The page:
1. make sure to get a loud keyboard:  if they can’t see you working, they better hear you working. sometimes i would intentionally slam away on my keyboard to make sure those around me know that i am cranking out memos. even when playing yahoo! text twist, i make the keyboard my bitch everytime i type a letter. a sub-tip would be to increase your typing and decrease your mouse clicking when bosses approach.

2. always look busy as hell, but accept new assignments happily: even if you are surfing dealbreaker and playing minesweeper, as soon as your boss comes around, do the following: sigh but with a smile on your face, appear flustered but eager to take on the new task, and say “i have a lot on my plate right now, but i feel this new assignment will help me learn more about [insert boring subject here] i am more than happy to accept.”  this will give everyone the illusion that you are working much harder than you are, but also that you enjoy more responsibilities, which will land you the position of ‘go-to analyst’.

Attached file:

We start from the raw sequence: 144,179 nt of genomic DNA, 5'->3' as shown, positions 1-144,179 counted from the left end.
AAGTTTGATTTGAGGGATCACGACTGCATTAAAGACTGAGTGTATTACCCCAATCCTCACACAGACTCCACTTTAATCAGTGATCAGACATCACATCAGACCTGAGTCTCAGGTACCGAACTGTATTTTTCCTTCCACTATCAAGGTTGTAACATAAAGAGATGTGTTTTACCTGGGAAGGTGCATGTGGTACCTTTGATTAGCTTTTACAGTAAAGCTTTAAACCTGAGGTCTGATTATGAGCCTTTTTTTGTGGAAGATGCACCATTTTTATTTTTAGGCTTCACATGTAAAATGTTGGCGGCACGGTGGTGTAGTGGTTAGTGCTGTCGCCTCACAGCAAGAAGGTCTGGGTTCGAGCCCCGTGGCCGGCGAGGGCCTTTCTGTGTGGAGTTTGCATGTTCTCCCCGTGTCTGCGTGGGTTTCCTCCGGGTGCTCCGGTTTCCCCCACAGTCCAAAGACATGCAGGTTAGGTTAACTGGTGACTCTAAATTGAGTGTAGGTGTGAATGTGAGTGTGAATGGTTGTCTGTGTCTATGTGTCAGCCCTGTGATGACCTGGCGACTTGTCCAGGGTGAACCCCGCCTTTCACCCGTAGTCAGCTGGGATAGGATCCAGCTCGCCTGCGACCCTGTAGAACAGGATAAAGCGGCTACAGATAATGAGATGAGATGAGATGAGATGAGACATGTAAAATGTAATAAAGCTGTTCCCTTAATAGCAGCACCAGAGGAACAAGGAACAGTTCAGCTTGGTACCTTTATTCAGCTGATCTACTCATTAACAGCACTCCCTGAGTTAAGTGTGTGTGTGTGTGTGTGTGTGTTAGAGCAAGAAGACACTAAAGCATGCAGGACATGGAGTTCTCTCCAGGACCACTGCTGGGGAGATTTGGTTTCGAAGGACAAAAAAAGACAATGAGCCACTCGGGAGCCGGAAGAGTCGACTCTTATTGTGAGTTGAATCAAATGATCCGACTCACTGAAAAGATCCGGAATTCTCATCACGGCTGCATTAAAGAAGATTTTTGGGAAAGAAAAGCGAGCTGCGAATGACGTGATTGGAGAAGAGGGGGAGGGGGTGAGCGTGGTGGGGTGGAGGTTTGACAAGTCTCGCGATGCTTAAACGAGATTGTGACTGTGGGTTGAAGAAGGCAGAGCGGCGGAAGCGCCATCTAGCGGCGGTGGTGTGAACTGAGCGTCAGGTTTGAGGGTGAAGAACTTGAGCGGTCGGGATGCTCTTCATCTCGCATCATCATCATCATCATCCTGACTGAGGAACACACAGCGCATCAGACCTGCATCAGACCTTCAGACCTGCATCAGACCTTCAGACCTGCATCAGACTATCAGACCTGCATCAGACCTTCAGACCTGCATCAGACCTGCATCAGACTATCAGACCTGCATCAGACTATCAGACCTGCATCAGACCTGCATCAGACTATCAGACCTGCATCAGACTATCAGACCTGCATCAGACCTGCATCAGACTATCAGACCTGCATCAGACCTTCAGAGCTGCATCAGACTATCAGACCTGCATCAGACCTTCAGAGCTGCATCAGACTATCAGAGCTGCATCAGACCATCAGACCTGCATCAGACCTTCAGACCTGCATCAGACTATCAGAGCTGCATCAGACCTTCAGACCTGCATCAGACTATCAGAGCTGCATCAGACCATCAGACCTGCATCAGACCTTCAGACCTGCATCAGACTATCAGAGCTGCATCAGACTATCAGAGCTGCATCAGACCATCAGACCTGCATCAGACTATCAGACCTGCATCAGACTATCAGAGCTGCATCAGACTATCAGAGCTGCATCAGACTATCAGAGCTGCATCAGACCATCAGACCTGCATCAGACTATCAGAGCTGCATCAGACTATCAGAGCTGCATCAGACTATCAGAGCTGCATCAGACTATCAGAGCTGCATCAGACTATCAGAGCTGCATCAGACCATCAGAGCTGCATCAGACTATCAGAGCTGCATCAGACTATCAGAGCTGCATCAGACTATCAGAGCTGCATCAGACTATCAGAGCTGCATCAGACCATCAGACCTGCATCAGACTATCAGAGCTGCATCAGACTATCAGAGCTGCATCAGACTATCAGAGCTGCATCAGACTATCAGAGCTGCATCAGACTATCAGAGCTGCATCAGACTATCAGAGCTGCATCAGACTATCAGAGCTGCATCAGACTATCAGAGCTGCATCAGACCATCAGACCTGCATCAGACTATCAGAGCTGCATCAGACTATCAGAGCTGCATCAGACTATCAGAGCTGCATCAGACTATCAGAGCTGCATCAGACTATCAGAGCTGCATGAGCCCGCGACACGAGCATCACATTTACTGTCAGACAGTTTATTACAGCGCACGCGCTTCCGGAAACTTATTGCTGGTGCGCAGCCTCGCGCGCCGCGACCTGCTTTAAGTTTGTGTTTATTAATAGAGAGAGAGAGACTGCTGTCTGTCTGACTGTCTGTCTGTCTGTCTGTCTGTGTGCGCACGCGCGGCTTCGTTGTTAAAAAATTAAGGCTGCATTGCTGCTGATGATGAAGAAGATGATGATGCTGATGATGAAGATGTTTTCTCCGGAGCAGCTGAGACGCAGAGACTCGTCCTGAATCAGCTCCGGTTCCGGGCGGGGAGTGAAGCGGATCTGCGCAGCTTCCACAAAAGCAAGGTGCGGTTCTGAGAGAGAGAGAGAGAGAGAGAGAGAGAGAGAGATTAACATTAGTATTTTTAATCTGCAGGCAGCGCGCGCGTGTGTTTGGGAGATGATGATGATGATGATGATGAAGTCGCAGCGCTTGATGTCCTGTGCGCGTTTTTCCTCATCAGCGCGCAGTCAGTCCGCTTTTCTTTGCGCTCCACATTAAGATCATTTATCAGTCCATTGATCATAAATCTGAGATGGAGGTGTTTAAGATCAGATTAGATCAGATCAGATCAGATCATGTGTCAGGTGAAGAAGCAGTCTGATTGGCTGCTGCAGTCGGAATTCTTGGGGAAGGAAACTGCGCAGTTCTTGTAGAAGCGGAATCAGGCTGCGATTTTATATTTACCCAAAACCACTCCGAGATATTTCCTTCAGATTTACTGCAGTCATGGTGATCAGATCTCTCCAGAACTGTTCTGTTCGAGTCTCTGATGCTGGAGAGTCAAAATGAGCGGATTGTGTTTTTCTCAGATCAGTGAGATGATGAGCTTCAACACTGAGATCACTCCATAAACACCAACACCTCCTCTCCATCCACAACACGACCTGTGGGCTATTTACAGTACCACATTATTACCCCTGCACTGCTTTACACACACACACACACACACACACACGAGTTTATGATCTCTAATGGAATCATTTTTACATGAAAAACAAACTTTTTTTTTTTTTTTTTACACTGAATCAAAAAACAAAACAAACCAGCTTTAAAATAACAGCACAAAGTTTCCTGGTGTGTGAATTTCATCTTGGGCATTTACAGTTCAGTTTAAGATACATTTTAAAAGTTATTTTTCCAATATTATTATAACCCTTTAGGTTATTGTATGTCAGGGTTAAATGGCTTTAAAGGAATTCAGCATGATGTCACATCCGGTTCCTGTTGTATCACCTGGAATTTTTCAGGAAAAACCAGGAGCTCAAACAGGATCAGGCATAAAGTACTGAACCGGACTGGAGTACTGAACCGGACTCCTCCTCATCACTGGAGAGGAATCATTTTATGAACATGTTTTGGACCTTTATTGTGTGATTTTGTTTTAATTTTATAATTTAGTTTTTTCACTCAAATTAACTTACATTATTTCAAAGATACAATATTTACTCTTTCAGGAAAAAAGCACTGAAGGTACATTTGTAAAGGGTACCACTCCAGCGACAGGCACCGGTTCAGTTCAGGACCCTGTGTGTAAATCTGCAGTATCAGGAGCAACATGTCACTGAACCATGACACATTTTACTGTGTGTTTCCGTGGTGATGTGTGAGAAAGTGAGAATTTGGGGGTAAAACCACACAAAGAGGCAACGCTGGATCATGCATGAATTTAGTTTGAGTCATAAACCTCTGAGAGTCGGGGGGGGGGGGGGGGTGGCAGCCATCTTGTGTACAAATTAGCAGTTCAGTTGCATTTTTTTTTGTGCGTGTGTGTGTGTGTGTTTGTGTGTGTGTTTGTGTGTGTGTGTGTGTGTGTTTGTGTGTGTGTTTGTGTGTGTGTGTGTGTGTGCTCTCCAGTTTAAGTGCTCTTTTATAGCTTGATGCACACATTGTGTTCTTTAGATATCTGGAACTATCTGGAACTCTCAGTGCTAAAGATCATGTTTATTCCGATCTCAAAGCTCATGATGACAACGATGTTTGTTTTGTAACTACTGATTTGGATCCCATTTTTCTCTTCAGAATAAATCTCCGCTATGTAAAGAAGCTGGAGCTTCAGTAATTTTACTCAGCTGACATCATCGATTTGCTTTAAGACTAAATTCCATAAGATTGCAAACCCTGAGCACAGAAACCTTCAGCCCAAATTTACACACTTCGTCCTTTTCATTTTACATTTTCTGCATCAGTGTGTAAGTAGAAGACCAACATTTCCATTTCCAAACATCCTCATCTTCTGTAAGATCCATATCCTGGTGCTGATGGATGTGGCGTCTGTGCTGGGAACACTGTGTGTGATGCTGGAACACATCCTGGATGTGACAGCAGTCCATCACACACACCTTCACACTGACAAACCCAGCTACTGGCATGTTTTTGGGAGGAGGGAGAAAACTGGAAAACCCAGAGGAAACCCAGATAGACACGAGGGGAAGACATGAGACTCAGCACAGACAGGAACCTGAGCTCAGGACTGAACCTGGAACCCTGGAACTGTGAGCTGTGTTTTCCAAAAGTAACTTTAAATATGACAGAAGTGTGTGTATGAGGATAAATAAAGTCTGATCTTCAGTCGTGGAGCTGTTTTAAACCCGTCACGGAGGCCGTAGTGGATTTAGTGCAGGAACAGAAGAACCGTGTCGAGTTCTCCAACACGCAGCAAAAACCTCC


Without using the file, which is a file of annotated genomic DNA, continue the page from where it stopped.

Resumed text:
3. do not make eye contact with anyone on friday afternoons: everyone needs their weekend. just because you are working at a bulge bracket bank suckling the tender teats of egos-gone-awry does not mean you are forced eat seamless orange-chicken at your desk on a friday night.  friday afternoons is right when bosses come around the floor looking for defenseless prey who would happily spend their weekends working on an assignment that will ultimately be tucked away into a folder on the shared drive for nobody else to see. when friday 2pm rolls around, you better glue your eyes to or minesweeper and hope to sneak out by 5pm. being well rested on weekends will undeniably restore energy for the upcoming work week.